TORONTO – Alphonso Davies just had his biggest game in a Canada shirt to date.
Facing the United States in a Concacaf Nations League A group stage tilt, the Bayern Munich star, still just 18 years old, gave Canada’s regional rivals the sort of run for their money hitherto unseen in Canadian soccer’s recent history.
To call it a dominant performance would be an understatement; Davies was the clear bright spot, roaming freely up top with his 10 teammates stuck rigidly behind him in support. With fellow teen phenom Jonathan David to his right, Davies caused havoc and stretched the U.S. backline time and time again, and was rewarded for his efforts with the opening goal in an eventual 2-0 win – a historic 2-0 win – over the Stars and Stripes.
After the match, Davies said he had “millions of emotions running through” him. It was certainly his biggest goal in a Canada shirt.
When the 90 minutes of football came to its natural conclusion, and Canada celebrated this historic result – their first win over the United States in 34 years, Davies scoring the first goal against the Americans since 2007 – it was the young former Vancouver Whitecaps man whose name was put up in lights.
Though, as Canada coach John Herdman figured after the match, Davies “doesn’t need” the pressure that comes with being the leader, the figurehead, the biggest name, quite yet.
“He just needs to be a kid and enjoy it,” Herdman told reporters, post-match. “Let (Milan Borjan) take all the pressure, and Scotty Arfield. Just let Phonzie enjoy his football. We don’t need to put him up in lights.”
After the match, U.S. coach Gregg Berhalter tried to downplay Davies’ contributions, pointing to Herdman’s choice to utilize a four-man midfield diamond or box as the real reason for his team’s inability to get a hold of the tilt. He also credited a level of desire that Canada showed, one that his team couldn’t replicate, despite Berhalter insisting that the minimum he expects is for his team to match their opponent’s hunger.
On Davies, Berhalter simply offered that the 18-year-old created more chaos than clear-cut opportunities.
Perhaps he’s right, in the sense that Davies wasn’t potting shots left, right, and centre, though he did have one Arjen Robben-inspired left-footed look at goal, which Zach Steffen comfortably saved.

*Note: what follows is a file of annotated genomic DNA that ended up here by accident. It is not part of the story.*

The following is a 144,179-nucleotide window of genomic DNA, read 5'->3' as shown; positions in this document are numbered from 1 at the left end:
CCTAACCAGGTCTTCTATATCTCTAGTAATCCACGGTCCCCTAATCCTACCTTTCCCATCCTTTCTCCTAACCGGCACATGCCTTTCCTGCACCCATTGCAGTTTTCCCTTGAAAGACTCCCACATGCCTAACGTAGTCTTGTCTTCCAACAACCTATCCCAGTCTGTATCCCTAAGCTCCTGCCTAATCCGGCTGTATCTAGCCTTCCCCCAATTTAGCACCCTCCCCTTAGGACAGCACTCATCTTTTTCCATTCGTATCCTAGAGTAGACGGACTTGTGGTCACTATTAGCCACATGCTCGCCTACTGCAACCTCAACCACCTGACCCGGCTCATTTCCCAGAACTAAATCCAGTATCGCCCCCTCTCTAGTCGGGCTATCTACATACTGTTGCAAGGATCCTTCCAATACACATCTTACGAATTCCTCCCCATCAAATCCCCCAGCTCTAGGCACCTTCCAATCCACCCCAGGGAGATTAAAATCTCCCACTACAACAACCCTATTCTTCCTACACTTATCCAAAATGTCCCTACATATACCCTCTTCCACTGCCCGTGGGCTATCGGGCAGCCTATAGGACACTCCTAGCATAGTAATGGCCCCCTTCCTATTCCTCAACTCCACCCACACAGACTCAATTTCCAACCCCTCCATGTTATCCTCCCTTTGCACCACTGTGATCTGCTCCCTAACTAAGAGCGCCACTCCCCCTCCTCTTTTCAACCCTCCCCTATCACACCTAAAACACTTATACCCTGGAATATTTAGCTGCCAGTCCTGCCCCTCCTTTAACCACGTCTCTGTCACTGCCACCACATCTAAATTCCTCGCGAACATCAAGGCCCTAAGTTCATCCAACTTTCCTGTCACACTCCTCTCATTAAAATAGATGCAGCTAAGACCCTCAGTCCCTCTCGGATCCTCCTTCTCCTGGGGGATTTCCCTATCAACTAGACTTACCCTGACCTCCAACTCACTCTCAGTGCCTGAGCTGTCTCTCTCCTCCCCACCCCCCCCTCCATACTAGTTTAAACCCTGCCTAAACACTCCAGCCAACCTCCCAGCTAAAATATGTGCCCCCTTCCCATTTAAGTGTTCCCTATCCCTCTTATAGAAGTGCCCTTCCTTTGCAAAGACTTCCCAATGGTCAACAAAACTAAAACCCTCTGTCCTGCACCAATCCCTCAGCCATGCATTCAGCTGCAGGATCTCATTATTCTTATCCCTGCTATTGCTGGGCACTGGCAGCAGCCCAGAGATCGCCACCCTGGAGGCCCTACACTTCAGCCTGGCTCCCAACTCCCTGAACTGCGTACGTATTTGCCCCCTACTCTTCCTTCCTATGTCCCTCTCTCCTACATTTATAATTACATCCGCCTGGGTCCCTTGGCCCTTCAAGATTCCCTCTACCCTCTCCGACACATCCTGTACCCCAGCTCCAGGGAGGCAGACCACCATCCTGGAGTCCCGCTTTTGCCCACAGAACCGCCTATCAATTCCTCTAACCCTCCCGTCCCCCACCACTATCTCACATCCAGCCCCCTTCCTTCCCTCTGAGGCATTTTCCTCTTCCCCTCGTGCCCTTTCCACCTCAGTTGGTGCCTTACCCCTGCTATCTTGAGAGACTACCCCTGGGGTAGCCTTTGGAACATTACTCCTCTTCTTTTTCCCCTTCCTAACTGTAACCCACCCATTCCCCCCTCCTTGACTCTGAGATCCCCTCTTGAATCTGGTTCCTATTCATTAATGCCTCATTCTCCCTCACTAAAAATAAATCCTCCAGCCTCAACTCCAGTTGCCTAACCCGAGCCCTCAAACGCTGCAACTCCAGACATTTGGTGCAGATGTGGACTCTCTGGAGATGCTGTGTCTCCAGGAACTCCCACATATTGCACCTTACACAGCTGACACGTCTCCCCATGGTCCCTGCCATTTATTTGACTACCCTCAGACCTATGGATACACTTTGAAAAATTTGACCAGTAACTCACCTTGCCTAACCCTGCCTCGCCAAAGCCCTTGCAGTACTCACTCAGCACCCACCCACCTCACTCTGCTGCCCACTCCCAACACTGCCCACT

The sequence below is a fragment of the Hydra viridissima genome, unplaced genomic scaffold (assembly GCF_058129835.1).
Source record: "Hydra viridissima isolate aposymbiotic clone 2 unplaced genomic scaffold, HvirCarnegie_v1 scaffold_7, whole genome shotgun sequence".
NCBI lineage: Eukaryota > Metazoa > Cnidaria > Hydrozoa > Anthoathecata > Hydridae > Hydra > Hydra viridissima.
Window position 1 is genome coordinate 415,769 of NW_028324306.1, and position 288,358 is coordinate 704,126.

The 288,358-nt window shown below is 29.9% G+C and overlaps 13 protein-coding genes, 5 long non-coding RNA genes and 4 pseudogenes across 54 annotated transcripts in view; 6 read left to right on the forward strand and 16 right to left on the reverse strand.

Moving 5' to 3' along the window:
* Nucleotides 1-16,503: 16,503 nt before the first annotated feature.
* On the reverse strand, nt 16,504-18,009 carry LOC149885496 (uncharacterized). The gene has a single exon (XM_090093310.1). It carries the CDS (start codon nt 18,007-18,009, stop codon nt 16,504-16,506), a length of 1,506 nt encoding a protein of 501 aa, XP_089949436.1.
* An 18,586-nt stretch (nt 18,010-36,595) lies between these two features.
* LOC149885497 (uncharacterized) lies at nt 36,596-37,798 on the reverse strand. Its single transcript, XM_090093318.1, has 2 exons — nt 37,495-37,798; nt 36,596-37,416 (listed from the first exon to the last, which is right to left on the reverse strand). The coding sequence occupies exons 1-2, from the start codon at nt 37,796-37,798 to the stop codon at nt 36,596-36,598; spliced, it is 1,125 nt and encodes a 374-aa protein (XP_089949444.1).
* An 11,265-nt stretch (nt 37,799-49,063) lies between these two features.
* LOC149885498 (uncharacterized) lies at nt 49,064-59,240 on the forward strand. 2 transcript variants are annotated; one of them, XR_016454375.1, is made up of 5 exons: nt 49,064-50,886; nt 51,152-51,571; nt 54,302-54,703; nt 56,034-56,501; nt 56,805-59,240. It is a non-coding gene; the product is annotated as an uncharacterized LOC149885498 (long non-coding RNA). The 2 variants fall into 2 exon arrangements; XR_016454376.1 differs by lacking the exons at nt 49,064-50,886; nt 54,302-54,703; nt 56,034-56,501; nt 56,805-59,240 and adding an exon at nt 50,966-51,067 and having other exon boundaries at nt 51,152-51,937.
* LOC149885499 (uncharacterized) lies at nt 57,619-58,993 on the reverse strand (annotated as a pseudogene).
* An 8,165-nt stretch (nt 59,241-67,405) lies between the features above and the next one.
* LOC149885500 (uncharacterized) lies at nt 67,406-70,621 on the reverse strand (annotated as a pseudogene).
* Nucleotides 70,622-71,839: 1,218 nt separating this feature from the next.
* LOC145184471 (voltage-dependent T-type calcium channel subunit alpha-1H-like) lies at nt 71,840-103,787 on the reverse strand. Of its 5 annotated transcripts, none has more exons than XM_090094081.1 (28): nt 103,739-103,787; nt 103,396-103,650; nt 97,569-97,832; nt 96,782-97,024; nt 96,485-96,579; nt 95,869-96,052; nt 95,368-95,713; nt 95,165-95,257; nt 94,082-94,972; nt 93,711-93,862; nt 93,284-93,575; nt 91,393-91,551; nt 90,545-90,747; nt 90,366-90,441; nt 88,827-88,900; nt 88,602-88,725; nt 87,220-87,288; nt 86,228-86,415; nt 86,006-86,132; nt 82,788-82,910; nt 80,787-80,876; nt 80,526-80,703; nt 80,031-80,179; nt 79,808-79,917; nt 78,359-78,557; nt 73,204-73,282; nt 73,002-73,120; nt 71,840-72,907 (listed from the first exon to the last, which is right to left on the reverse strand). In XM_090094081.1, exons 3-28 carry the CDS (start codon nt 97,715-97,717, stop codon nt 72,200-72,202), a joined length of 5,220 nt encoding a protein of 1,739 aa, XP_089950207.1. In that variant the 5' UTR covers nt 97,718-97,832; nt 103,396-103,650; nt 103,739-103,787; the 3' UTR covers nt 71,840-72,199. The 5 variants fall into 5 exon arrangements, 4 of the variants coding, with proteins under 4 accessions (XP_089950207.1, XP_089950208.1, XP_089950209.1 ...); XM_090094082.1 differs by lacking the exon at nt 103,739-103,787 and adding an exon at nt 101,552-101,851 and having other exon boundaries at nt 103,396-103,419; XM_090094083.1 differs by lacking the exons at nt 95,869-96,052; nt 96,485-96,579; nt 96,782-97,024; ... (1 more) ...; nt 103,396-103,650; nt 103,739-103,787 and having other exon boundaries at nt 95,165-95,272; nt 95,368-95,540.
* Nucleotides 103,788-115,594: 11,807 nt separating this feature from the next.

For 62 minutes, Davies, despite Herdman’s reservations, was the star man, befitting his nod in the 20-man shortlist of the 2019 European Golden Boy award, which he received earlier in the day.
“I don’t mind putting him up in lights, because I think the more we do, we challenge him, but at times he needs to be able to breath and just enjoy it,” Herdman continued. “Last night, I was talking to him about his childhood, and he was telling us, he just bought a BMX recently – he’s always wanted one – and I’m thinking, wow. It brings it right back down to earth for what this kid’s about.
“For Phonzie, it’s just about going out there and playing, son. Go do your thing. I saw that tonight.”
Davies looked a man possessed at times, making runs along the front line, but also tracking back at pace to recover as Canada’s swarm prevented the U.S. from building up, especially in midfield.
It’s all by Herdman’s design.
“What we asked from Alphonso? I showed him some of his clips with the Whitecaps, and we went back to his original days, when he got kicked, he gets straight back up, and when balls went in behind him, he’d recover and fight to get it back,” Herdman explained. “A little bit of that was missing, just that wanting to play free, and thinking he had to be in a structure. He was free tonight, and it was lovely to see.
“But, I also think the competition in that squad now, he can’t sit on his heels. We had (Lucas) Cavallini and (Junior) Hoilett on the bench …”
Indeed, for Davies, the work isn’t even close to being over. Canada still has another bout with the U.S. scheduled for Nov. 15 in Orlando, after all. With 2022 World Cup qualifying connotations underlining this rematch, Davies is focused only on the task at hand.
“We made history tonight, but our job is not done,” Davies said. “We play (the U.S.) again next month. Our focus is repeating what we did tonight in November.”